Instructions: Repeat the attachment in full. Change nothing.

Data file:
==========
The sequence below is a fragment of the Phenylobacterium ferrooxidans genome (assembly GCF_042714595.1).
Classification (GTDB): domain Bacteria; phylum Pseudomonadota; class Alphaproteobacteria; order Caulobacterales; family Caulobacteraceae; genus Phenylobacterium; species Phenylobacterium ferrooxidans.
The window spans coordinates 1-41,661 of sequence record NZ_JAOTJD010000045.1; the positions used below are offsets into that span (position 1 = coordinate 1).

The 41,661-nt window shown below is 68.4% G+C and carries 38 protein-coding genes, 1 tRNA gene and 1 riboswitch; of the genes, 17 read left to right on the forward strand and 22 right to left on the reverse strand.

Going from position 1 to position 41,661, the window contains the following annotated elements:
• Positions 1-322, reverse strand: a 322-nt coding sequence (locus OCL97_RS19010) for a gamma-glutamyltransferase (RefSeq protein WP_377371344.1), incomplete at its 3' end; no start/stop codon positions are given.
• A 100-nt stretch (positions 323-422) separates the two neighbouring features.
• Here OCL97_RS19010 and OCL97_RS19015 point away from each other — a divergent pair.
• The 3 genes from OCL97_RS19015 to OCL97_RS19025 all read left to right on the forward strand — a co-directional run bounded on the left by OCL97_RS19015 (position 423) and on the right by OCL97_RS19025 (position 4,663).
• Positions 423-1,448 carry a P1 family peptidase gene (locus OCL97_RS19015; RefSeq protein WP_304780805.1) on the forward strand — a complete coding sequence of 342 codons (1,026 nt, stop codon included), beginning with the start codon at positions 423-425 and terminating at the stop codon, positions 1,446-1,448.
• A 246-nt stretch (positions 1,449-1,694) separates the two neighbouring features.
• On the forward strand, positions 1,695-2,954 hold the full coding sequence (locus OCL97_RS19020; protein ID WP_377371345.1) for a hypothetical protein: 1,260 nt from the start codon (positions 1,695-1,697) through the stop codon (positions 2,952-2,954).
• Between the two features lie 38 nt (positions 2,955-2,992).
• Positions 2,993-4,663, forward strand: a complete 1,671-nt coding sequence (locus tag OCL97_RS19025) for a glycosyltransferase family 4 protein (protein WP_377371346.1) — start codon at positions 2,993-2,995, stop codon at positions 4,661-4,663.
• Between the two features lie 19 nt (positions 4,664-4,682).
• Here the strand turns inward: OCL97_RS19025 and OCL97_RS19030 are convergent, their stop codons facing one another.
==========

The sequence below is a fragment of the Phenylobacterium ferrooxidans genome (assembly GCF_042714595.1).
Classification (GTDB): domain Bacteria; phylum Pseudomonadota; class Alphaproteobacteria; order Caulobacterales; family Caulobacteraceae; genus Phenylobacterium; species Phenylobacterium ferrooxidans.
The window spans coordinates 1-41,661 of sequence record NZ_JAOTJD010000045.1; the positions used below are offsets into that span (position 1 = coordinate 1).

The 41,661-nt window shown below is 68.4% G+C and carries 38 protein-coding genes, 1 tRNA gene and 1 riboswitch; of the genes, 17 read left to right on the forward strand and 22 right to left on the reverse strand.

Going from position 1 to position 41,661, the window contains the following annotated elements:
• Positions 1-322, reverse strand: a 322-nt coding sequence (locus OCL97_RS19010) for a gamma-glutamyltransferase (RefSeq protein WP_377371344.1), incomplete at its 3' end; no start/stop codon positions are given.
• A 100-nt stretch (positions 323-422) separates the two neighbouring features.
• Here OCL97_RS19010 and OCL97_RS19015 point away from each other — a divergent pair.
• The 3 genes from OCL97_RS19015 to OCL97_RS19025 all read left to right on the forward strand — a co-directional run bounded on the left by OCL97_RS19015 (position 423) and on the right by OCL97_RS19025 (position 4,663).
• Positions 423-1,448 carry a P1 family peptidase gene (locus OCL97_RS19015; RefSeq protein WP_304780805.1) on the forward strand — a complete coding sequence of 342 codons (1,026 nt, stop codon included), beginning with the start codon at positions 423-425 and terminating at the stop codon, positions 1,446-1,448.
• A 246-nt stretch (positions 1,449-1,694) separates the two neighbouring features.
• On the forward strand, positions 1,695-2,954 hold the full coding sequence (locus OCL97_RS19020; protein ID WP_377371345.1) for a hypothetical protein: 1,260 nt from the start codon (positions 1,695-1,697) through the stop codon (positions 2,952-2,954).
• Between the two features lie 38 nt (positions 2,955-2,992).
• Positions 2,993-4,663, forward strand: a complete 1,671-nt coding sequence (locus tag OCL97_RS19025) for a glycosyltransferase family 4 protein (protein WP_377371346.1) — start codon at positions 2,993-2,995, stop codon at positions 4,661-4,663.
• Between the two features lie 19 nt (positions 4,664-4,682).
• Here the strand turns inward: OCL97_RS19025 and OCL97_RS19030 are convergent, their stop codons facing one another.